Monday, September 25, 2017

Star Trek:Discovery -- a review of the first two eps

After one postponement after another, Star Trek: Discovery finally premiered on September 24, with the first episode showing on the CBS broadcast network, and the second episode on CBS All-Access, the struggling streaming service that CBS owns. But I guess it’s safe to say that CBS All-Access struggles are now over, thanks to the multitude of people signing up just to see the second half of the saga that began on broadcast TV.

And speaking of that saga, Star Trek: Discovery takes place ten years before Captain Kirk takes off on his legendary journey. Yep, like Star Trek: Enterprise before it, Discovery is yet another prequel, another lame attempt to latch onto a popular version of Star Trek--the Kirk era--instead of taking off with a completely different version of it, like what Gene Roddenberry did with Star Trek: The Next Generation.

But I have to admit that, five minutes into the first episode, “The Vulcan Hello”, I was engrossed with the goings on. That’s mainly because of its lead actress, Sonequa Martin-Green, who plays the first officer of the starship Shenzhou. Despite a weak script that has her character, Michael Burham, behaving erratically, Martin-Green plays her part with such sympathy that it’s easy to ally yourself with her. The Shenzhou’s peaceful mission of exploration and fixing plumbing problems for aliens is interrupted when they are called to see why a relay station has mysteriously gone silent on the edge of Federation space.

When Burham suits up in astronaut gear, she discovers the presence of Klingons—and manages to kill one of them. As can be expected, the Klingons—usually not known for being the most mellowest and laid-back of Star Trek's aliens—don’t take too kindly to this situation, and tensions begin to rise to a boiling point. Soon, at the end of the first episode, Yeoh’s lone starship finds itself staring at a fleet of Klingon vessels, most of which don’t look anything like the Klingon ship design that we’ve seen in the original Star Trek series.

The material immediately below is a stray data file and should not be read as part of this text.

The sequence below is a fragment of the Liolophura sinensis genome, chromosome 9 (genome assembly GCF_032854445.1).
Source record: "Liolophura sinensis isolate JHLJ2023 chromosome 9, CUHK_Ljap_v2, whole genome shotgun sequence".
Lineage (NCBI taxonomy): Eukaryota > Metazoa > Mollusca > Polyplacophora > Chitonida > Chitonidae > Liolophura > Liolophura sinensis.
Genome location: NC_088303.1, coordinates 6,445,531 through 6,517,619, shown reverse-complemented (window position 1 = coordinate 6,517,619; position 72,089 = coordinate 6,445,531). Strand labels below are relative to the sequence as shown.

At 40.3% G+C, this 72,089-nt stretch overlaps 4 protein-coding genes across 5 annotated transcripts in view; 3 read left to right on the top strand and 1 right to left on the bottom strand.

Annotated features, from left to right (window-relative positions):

While I’m not happy with the bizarre new look of the Klingons (along with the redesign of their distinctive ships), I liked the storyline of how one Klingon commander seeks to unite the 24 warring factions into a cohesive empire--despite the fact that this completely ignores all previous storylines set up in ST: Enterprise. Unfortunately this great build up for a potential recurring series villain is ultimately wasted in the second episode, “Battle at the Binary Stars”.

But what a battle it is, though. The Shenzhou is joined by a fleet of Federation starships, and we’re treated to a spectacular display of combat. I have a bit of a nitpick here. In one shot they had Federation capital ships zooming around like one-man fighters, shooting lasers everywhere, and I almost started going “pew-pew-pew!” because it looked as if the CGI animators had forgotten this was Star Trek, not Star Wars. For really good Star Trek space battles, you can’t go wrong with the Dominion War battle scenes in Star Trek: Deep Space Nine. They had many fantastic scenes of combat between large capital battleships that made them look and feel like the huge, deadly monsters they should be.